Raiffeisen Bank International (RBI) is considering selling its Russian business, reported Russian daily Kommersant, though the report was immediately denied by the Austrian bank.
Any such sale would be a major step for RBI, which has built a very successful business in Russia, and would demonstrate that the bank's problems are much greater than previously acknowledged.
Under regulatory pressure to raise its core capital levels, the Austrian lender has been trying to raise money and reduce its risk weighted assets through disposals, including by trying to sell off its Polish business. However, it has been without much luck so far because of uncertainty over Polish government policy on forcing banks to convert customers' Swiss franc loans into zloty.
RBI has said that now that a new Polish government is in place, it will re-start the tender, but that is expected to take most of next year.
According to Kommersant, with the Polish deal on ice, the bank’s board of directors have been exploring the possibility of selling the Russian business instead. The two operations are of roughly the same size: RBI Russian assets are €12.2bn and the Polish are €14.7bn.
In Russia, long RBI’s main cash cow, the bank made a €73mn profit in the third quarter, with new provisions lower than expected in the current recession. Profits in the fourth quarter will be boosted by a gross €87mn from the sale of the bank’s pensions business. Nevertheless Russia’s share of RBI’s total bank profits was now at its lowest ever level at around 30%.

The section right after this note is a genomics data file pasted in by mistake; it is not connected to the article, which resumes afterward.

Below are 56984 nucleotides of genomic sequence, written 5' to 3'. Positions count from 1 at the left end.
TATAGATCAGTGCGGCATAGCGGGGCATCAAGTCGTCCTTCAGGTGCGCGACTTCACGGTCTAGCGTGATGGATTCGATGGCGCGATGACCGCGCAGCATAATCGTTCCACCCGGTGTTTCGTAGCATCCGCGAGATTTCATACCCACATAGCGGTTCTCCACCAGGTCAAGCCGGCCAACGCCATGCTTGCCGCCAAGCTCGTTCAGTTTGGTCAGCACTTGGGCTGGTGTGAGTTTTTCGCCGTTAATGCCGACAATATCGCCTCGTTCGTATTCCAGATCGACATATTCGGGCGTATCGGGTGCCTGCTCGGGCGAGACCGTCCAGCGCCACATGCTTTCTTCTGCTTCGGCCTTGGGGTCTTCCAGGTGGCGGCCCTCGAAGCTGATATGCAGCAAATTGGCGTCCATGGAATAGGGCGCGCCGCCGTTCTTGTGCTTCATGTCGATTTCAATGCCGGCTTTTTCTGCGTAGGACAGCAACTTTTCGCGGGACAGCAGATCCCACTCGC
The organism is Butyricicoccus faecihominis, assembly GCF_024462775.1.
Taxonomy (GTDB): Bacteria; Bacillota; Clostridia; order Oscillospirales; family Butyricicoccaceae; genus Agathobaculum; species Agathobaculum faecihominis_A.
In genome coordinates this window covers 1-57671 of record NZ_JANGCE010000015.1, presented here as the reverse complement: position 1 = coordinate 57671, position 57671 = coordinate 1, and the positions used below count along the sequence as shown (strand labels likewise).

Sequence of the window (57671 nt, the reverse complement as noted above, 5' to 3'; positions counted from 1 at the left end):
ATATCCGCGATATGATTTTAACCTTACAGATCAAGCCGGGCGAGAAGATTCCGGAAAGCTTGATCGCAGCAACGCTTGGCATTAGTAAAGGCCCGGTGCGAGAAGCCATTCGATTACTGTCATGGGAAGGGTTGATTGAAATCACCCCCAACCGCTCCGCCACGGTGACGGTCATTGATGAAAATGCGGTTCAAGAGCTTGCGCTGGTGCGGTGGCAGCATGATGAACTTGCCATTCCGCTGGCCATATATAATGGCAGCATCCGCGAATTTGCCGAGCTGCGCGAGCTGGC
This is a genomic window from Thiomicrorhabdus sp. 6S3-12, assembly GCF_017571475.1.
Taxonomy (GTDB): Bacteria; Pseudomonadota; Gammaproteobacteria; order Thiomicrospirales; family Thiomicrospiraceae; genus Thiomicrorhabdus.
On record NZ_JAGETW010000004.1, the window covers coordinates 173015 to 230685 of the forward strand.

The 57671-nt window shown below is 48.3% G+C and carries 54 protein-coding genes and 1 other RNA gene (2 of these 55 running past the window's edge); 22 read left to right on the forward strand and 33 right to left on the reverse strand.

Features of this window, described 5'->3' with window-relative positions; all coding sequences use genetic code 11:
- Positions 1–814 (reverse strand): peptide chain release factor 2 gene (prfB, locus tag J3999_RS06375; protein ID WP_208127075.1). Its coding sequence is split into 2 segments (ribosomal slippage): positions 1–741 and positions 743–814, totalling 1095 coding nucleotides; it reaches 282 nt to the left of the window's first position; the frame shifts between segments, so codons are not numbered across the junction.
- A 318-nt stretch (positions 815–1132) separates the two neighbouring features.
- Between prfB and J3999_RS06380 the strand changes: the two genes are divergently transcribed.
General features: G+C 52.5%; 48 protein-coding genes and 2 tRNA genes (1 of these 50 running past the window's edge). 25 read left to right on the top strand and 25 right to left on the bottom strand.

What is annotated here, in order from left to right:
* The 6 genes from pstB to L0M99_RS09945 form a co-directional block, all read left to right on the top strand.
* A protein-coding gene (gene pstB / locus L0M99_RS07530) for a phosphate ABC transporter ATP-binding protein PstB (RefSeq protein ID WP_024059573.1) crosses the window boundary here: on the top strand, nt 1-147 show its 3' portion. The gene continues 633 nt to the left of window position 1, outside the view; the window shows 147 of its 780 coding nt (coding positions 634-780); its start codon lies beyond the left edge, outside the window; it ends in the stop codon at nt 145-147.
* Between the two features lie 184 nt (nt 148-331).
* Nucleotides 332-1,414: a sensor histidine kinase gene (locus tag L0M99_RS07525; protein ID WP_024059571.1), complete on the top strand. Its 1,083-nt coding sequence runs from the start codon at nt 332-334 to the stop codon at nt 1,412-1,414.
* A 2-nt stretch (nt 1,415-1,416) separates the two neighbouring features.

RBI has always denied planning to sell its Russian business, though as part of it programme to reduce its exposure to risky markets, it aims to reduce its assets in Russia by 20% to €8.2bn by 2017.
RBI Russia issued a statement denying the reports: "This information is untrue. The bank has no plans to sell its Russian business. RBI has repeatedly reaffirmed its commitment to the Russian market and emphasises the importance of the Russian business to the group. Raiffeisen intends to continue its development in Russia, with the support of shareholders, " the bank's press service said in a statement.
If the bank does go on the block then there are plenty of Russian banks that would be happy to buy it. Alfa Bank said that "if the information about the sale is confirmed, it will be interesting to consider doing so, as we have repeatedly stated," Russian daily Vedomosti reports. The two banks were in sales negotiations already in 2014 but couldn’t agree on a price, the paper claims.